The beast wants out. A dose of sunlight from my Gun del Sol settles it down for now. I’d better hurry and drag this casket outside so I can put the monster trapped inside out of its misery. The scraping of wood upon the dungeon’s cobblestones makes me a target for monsters in the area. Normally I’d simply sneak past them, but that’s not a possibility now. It takes me a few minutes to attend to the unwanted company. While I’m occupied, my prisoner begins making so much fuss that the coffin shuffles about, as if of its own accord. Nice try, but you’re not getting away that easily. I press forward and soon the dungeon’s entrance is in sight. The blazing sun is a sight for sore eyes. Perfect weather for erasing an Immortal from existence.
Just as expected, Yellow has the ship in position. In but a few more steps I’ll jump aboard and we’ll make our escape. Or so I thought. Without warning, an enormous robot rises up and grabs the craft. I stop dead in my tracks. The robot gets right down to business and begins its onslaught, intent on smashing me with Yellow’s ship. My attacker is slow, though, and I sidestep its blows with minimal effort. Yellow looks understandably confused by what’s happening. It’s almost endearing. Enough horsing around. I’d better save her, not to mention my ticket out of here. If that craft gets smashed, I can kiss my chances of survival goodbye. It takes a substantial deal of firepower to put a dent in the robot, but eventually my blasts cause it to let go of the ship. It’s time to finish this. Not a problem. Easy as pie. Like shooting fish in a barrel. I almost feel insulted by how little the opposing force must think of me if this is the best they can do. With the final shots fired, Yellow and I zoom off, but it looks like we’re not getting off that easy after all. There are enemies closing in quickly. It’s about time somebody woke these jokers up. I pull out my favorite weapon and get ready to rock.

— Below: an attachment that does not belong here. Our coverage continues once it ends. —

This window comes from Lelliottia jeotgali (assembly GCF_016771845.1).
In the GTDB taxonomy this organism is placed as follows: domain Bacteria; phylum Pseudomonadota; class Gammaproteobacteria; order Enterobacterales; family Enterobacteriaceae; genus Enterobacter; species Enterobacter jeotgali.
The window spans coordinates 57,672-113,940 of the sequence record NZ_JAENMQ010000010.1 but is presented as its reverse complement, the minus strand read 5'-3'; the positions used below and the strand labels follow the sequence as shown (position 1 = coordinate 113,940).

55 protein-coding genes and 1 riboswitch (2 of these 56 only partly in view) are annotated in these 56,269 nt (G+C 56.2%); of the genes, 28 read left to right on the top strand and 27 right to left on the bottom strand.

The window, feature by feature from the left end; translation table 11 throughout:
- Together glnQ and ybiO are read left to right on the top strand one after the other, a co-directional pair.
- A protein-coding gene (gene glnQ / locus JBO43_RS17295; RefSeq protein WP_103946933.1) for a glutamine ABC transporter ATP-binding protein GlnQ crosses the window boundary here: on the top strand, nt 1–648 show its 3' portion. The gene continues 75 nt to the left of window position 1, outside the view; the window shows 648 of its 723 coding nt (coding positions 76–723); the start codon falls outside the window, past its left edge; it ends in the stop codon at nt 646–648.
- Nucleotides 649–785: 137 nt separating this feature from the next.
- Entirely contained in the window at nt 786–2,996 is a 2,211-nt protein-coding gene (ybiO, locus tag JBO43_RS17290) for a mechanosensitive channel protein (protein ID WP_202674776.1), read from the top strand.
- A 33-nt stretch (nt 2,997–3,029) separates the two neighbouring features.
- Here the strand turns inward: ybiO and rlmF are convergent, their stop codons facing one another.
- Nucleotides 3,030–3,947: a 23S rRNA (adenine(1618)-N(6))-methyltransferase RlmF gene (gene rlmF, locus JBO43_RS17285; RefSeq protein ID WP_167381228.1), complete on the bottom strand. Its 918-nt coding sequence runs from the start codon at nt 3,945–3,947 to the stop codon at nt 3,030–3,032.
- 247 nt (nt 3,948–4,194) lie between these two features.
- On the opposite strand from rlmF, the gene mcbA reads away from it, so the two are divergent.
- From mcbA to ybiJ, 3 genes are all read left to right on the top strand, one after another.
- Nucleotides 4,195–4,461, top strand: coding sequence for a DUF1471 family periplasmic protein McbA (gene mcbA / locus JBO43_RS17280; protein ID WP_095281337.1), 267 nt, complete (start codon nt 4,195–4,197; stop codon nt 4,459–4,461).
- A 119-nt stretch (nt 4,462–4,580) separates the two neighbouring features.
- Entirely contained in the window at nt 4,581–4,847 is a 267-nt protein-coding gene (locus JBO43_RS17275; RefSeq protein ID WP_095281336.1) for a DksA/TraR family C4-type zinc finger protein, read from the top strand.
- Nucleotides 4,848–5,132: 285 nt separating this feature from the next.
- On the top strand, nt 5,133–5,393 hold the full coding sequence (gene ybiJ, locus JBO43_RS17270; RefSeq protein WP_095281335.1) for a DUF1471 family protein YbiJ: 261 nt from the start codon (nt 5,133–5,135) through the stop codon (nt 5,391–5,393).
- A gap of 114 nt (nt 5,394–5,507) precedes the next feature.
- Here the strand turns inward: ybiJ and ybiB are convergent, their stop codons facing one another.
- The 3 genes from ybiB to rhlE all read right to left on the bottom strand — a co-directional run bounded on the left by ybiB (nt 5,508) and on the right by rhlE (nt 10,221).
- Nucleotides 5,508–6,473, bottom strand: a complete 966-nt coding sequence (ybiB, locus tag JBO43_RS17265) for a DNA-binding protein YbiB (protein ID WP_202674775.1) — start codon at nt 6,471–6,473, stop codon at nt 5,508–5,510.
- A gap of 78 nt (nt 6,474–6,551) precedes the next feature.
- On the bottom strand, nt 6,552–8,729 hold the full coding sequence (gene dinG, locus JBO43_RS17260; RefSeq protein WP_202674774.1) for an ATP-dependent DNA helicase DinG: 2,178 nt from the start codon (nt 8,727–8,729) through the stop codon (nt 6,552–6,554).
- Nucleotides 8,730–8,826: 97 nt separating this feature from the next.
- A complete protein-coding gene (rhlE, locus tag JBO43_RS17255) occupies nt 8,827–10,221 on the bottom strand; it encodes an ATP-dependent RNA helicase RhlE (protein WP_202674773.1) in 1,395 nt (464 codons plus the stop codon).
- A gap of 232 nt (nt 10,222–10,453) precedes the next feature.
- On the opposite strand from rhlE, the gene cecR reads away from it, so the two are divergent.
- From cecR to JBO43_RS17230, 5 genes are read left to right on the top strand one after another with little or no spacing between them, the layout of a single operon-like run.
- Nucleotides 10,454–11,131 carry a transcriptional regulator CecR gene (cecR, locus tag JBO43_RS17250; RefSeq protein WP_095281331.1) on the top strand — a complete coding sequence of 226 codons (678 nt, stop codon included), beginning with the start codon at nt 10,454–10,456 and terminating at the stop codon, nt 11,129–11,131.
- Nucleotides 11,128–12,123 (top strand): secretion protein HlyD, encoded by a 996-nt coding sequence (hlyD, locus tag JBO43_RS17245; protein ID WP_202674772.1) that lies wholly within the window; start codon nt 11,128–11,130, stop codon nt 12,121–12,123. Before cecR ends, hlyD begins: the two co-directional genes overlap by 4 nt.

“What’s that?” I’m supposed to be on my break, relaxing my mind from the stress that comes with working with the public, and here is one of my coworkers bothering me. Can’t she see I have headphones in and am playing a game? But I humor her since she means well. “This is my Game Boy Micro.” She asks another question and I only hear half of it. My attention is centered on guiding Jill and her adorable mech suit to the bottom of a giant missile headed deep into the Earth’s core so as to stop it from wreaking havoc. My coworker is still looking at me. Damn it. I smile and give some general response. But she doesn’t let up. I think she’s telling me something about how it’s time for her to go home. Good! Go already! Back in the game, Jill’s running low on time and I’m furiously directing her to drill as fast as she can and reach the bottom of the missile before time runs out. Jill was alloted three minutes to complete the task, and now there’s only about thirty seconds left. But my focus is broken once again by yet more unsolicited conversation. My coworker says she’ll see me tomorrow. I give an obligatory smile and utter something polite in return. In the process I let Jill down. We’re out of time and the missile’s progress has not been halted. Now I’ll have to wait until my next break to try again.
The flow of mice is almost dizzying. The screen is filled with them. Unfortunately, there are also hungry cats in the mix, devouring as many mice as they can. Place arrows to manage the traffic of mice and cats. Up, Down, Left, Right. Mice my way, cats towards my opponents. All’s fair in Chu Chu Rocket. The time’s almost up. Mouse mania: It’s a flood of them! Get into my ship! Five, four, three, two, one. Blast off! My rocket ascends toward the heavens. Victory is claimed and the little world of Chu Chu Rocket is slipped back into my pocket until next time.